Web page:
The Social Commitment Charter adopted in 2018 is an even stronger affirmation of our desire to set a good social and environmental example. We do that through very concrete initiatives, with compelling results. Virginie Delcroix, Vice President, Sustainable Development, brings us up to speed.
Virginie Delcroix – Adopting this charter is, first, a strong signal that our CEO and Executive Committee are committed to taking CSR — an ever more important cornerstone of Arkema’s growth — farther. Our CSR strategy is expressed through three robust commitments, to innovation driven sustainable solutions, responsible management of industrial activities, and open dialogue and close relationships with stakeholders. Backed by our attention to our fundamentals of innovation, safety, employee dialogue and establishing roots in our communities, this strategy clarifies and gives more meaning to the CSR commitments of the company and our employees. Since Arkema’s creation in 2006, we have repeatedly asserted our intention to be a responsible chemical producer, one that aims higher than regulatory requirements as it looks to meet the most ambitious global standards. You’ll recall that we adhere to the Responsible Care® initiative and the U.N. Global Compact and have made the United Nations’ 17 Sustainable Development Goals the lodestar of our CSR strategy. We are deploying the necessary resources to achieve our goals, through an innovation strategy focused mainly on the key sustainability challenges and the introduction of proactive programs. A number of specific commitments support the charter, in areas such as innovation, safety, health, the environment and quality, human rights, business ethics and the fight against corruption.
Virginie Delcroix – It’s pivotal. We can’t create sustainable value for society unless we listen to society. Locally, that’s what our dynamic, more than 15-year-old Common Ground® program is for, via outreach to municipalities, nonprofits, schools and universities, and people living or working near our sites. Our business units constantly interact with customers, suppliers and business partners. More broadly, in 2016 we conducted our first materiality analysis, nailing down the expectations of all stakeholders, both internal — employees and employee representatives — and external — customers, suppliers, NGOs, shareholders, neighbors, media and regulatory authorities. An analysis of the results showed strong consistency in how our internal and external stakeholders prioritized the topics considered material (or salient) for Arkema. It also pinpointed areas for improvement and added new strategic goals such as diversity. An annual dialogue initiative followed, with a stakeholder panel that had a significant impact on our thinking and our social commitment charter. A second materiality analysis began in 2019, including an expanded stakeholder panel in our three main business regions.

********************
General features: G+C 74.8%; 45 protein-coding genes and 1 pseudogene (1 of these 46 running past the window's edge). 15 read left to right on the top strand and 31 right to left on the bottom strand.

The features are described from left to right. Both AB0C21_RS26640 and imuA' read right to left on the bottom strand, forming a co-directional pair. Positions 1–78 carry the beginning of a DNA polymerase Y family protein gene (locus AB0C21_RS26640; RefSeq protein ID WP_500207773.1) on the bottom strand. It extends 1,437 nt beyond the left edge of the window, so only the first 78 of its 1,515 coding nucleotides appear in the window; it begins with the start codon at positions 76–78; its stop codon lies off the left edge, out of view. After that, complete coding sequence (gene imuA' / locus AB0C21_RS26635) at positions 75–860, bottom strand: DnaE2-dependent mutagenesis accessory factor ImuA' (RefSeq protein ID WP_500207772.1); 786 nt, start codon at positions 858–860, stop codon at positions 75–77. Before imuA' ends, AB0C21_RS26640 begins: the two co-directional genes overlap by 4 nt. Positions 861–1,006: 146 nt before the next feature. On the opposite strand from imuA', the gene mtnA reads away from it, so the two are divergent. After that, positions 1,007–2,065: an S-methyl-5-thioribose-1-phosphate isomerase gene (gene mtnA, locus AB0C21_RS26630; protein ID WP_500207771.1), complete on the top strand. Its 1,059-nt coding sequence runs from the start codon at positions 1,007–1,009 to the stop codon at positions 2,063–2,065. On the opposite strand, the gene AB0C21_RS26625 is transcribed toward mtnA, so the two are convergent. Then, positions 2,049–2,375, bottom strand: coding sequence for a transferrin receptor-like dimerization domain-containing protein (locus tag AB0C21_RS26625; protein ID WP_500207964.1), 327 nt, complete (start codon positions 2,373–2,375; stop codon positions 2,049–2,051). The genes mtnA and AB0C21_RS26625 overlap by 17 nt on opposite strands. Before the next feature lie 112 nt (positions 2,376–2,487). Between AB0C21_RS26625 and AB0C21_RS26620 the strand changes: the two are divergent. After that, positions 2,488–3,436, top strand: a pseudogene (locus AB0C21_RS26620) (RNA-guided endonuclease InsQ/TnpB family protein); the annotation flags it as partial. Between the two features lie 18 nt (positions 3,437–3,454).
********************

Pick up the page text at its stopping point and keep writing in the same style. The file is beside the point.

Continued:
Virginie Delcroix – Yes, we’re all really happy about it. At year-end 2018, the intensity of our greenhouse gas emissions (down 54%), volatile organic compound emissions (down 38%), chemical oxygen demand (down 41%) and net energy purchases (down 12%) had decreased sharply from 2012 levels (see following pages). These results, driven by proactive initiatives involving best practices, capital expenditure and pivotal programs such as Arkenergy and Optim’O, reflect our mature approach to environmental issues — so much so that we’ve already achieved some of our long-term 2025 goals. We’re going to keep pushing ahead, of course, updating certain goals
Virginie Delcroix – Arkema already offers a wide range of sustainable solutions, through our long-established choice of six innovation platforms. The systematic assessment begun in 2018 aims to take an increasingly active approach to setting the direction for our products. The idea is to evaluate the environmental and social impacts and benefits, the potential risks and, ultimately, the contributions to the United Nations’ Sustainable Development Goals of each of our solutions (the product and its application). We will do so in an integrated manner across the life cycle, from feedstock sourcing to production processes, the way our products are used and their end of life. The circular economy is an integral part of this approach. In 2018, we concentrated on three pilot business units — Acrylics, Technical Polymers and Bostik — to devise the assessment method, which draws on industry guidelines such as those of the WBCSD 1. It’s a long-term project that enjoys strong support from the Executive Committee and benefits from the business units’ involvement. Consequently, in 2019 and 2020, we plan to cover most of the solutions we market. Besides which, assessment isn’t a goal in itself. What really counts is helping to manage the portfolio and the sustainable growth strategy created for Arkema and its partners.
1. WBCSD : World Business Council for Sustainable Development